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    I work with web sites that use Apache SSI (server side include) statements extensively to generate page headers and navigation. Sometimes the includes nest up to five pages deep. (They consist of mainly if statements and other includes).

    I'm programming a new site from the ground up over the next week and I expect to be using PHP for database queries and dynamic pages in the future. So I'd like to use PHP from the ground up so I can plug in these features later.

    My question is: If I use PHP statements to perform simple SSI tasks that I'm used to using, will the performance of my site
    benefit or suffer? Should I stick to SSI and simply use PHP virtual() commands to include headers/footers?

    Thanks in advance.
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    Gödelian monster
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    I am sure that the PHP include() or require() method is much faster than the SSI, method, as well as being more flexible.

    This will be especially true if you are using the Zend optimizer.

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    A guy helped me out on another forum and sent me these benchmark results:

    <BLOCKQUOTE><font size="1" face="Verdana,Arial,Helvetica">quote:</font><HR>
    Apache includes a benchmarking utility (ab) that might be informative. I ran a test on my several-years-old K6-300 with 10,000 iterations of an HTTP fetch. The file included four references to a small text file. Here are the results:

    virtual() 66.756 seconds

    readfile() 57.146 seconds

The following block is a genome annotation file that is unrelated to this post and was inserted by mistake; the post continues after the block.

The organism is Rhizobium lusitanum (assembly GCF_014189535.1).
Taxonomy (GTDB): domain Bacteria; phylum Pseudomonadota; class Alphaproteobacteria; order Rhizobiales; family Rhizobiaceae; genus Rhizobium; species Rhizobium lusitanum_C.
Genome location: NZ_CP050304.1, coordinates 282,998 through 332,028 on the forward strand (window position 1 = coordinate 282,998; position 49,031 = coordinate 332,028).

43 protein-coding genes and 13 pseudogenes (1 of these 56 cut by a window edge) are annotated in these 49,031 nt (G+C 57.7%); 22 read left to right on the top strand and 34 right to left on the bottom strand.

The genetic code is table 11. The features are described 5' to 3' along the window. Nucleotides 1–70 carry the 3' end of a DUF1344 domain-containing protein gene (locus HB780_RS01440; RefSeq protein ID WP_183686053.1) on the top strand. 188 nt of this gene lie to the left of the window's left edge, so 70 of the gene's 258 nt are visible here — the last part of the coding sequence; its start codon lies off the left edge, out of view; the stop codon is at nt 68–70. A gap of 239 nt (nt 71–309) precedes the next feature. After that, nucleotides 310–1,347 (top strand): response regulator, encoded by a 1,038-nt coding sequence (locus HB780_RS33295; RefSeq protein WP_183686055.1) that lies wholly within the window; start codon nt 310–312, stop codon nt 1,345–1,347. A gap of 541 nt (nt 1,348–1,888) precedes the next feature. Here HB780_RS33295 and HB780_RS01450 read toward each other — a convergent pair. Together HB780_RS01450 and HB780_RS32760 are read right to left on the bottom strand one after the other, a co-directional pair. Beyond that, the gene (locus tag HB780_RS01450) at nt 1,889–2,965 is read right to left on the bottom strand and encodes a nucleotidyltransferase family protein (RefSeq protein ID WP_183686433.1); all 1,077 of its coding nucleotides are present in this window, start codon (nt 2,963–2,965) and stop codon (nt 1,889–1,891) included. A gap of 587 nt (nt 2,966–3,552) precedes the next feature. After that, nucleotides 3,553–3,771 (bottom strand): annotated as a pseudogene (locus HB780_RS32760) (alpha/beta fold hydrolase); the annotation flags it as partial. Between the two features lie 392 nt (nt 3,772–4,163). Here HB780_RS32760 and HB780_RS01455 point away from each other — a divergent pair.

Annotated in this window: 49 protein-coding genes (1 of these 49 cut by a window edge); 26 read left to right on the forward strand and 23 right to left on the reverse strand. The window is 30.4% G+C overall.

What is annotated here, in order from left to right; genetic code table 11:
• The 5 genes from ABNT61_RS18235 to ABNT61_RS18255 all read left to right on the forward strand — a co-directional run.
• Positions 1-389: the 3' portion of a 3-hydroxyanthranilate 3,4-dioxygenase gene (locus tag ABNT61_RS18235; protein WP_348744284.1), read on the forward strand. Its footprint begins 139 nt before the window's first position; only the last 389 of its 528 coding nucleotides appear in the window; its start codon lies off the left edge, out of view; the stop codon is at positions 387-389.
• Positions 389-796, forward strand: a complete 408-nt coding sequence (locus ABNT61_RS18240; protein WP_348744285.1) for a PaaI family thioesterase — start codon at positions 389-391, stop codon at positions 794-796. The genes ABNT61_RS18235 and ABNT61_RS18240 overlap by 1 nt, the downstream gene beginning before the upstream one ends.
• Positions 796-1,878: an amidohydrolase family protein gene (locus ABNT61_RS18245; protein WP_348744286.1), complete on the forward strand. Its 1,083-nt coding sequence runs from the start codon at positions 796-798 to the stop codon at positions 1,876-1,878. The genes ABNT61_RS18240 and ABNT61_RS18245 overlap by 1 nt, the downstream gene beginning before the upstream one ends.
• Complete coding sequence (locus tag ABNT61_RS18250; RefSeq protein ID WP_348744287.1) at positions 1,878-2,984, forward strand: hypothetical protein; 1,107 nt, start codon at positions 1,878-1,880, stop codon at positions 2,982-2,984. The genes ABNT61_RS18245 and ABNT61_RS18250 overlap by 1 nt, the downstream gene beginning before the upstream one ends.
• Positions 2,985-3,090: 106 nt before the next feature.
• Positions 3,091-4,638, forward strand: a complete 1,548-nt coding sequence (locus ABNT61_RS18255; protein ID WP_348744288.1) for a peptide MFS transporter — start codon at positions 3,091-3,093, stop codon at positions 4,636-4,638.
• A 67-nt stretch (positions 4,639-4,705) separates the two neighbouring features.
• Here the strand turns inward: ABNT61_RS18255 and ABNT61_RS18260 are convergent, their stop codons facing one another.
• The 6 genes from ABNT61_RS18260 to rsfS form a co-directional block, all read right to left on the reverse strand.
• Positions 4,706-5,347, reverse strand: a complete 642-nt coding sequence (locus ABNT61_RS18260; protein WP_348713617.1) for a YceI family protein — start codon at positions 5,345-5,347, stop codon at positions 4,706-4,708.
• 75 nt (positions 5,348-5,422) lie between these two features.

ssi #include 44.377 seconds [/quote]

    This was performed with PHP3. Can I expect better results with PHP4? I remeber reading benchmarks somwhere commenting that PHP4 with Zend renders dynamic pages almost as fast as Apache serves static HTML.

    Any comments?

    [This message has been edited by morden (edited July 25, 2000).]
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    Gödelian monster
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    Well, yes, hehe...

    1. The virtual() method is just a way for PHP to call the Apache SSI include function, so now you are parsing the request twice. Of course it will be slower.

    2. readfile() lets PHP perform a 'console' type operation; reading a file and returning it to the standard output, which may be useful at times, but is certainly not the most efficient way to include content.

    As I said, the PHP include() or require() functions are what you want to research.
    http://www.php.net/manual/function.require.php
    http://www.php.net/manual/function.include.php

    For most of your needs, you would probably want require(), since it evaluates only once, whether it's placed multiple time on a page or not. It definitely beats SSI for speed and functionality (try to include a page from somewhere else on the web). In fact, I'm willing to bet that with require() and PHP4/Zend, on a large website you would actually see a speed INCREASE over serving completely static pages, since you reduce disk I/O.

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